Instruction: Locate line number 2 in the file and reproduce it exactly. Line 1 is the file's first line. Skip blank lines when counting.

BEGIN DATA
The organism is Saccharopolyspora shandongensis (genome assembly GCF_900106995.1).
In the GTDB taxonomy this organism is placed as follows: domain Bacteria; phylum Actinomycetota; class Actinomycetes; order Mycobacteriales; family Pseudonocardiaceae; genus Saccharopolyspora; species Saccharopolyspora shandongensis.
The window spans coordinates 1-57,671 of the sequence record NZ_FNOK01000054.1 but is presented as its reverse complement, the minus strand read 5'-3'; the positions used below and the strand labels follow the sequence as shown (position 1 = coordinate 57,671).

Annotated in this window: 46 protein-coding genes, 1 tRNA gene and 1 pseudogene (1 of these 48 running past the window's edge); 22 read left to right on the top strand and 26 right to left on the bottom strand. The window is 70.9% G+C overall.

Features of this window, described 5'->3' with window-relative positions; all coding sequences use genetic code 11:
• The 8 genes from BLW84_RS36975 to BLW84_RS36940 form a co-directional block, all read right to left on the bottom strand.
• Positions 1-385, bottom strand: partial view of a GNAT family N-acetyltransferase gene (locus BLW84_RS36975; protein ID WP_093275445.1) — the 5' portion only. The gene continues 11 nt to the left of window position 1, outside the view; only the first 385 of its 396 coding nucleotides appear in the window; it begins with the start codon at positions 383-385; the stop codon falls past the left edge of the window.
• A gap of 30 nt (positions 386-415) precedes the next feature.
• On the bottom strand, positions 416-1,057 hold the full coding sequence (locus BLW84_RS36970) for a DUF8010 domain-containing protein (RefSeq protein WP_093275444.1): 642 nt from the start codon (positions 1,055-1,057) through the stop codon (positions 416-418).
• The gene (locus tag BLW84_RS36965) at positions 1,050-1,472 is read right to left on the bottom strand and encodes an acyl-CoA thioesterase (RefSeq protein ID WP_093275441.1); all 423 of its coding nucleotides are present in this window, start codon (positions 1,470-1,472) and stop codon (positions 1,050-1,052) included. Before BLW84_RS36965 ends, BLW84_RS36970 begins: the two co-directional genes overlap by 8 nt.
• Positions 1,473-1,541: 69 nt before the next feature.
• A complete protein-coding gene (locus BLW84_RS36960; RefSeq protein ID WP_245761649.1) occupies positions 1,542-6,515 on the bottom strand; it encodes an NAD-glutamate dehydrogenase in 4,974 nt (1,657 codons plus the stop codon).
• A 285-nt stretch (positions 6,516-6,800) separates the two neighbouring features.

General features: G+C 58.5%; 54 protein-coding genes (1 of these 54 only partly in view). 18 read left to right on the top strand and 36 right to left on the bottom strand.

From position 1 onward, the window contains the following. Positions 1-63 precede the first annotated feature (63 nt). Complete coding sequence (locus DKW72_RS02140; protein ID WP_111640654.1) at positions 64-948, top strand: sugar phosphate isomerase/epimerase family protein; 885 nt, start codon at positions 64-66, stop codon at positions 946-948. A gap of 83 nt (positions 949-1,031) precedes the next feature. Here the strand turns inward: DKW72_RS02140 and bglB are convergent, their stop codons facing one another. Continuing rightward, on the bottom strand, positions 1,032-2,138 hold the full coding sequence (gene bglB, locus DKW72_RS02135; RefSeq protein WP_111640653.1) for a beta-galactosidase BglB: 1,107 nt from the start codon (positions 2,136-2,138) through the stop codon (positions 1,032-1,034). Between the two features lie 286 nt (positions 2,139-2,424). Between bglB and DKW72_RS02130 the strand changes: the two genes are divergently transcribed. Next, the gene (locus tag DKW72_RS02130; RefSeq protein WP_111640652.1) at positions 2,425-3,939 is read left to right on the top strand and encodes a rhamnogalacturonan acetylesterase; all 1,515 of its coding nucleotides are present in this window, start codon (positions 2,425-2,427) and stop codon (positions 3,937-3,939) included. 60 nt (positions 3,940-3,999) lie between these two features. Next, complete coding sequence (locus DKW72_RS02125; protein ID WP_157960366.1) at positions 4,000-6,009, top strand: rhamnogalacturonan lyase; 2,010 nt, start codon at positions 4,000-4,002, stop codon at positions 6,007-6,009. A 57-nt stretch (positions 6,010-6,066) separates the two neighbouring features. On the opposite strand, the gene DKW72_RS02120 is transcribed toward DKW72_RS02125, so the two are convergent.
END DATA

In the GTDB taxonomy this organism is placed as follows: domain Bacteria; phylum Actinomycetota; class Actinomycetes; order Mycobacteriales; family Pseudonocardiaceae; genus Saccharopolyspora; species Saccharopolyspora shandongensis.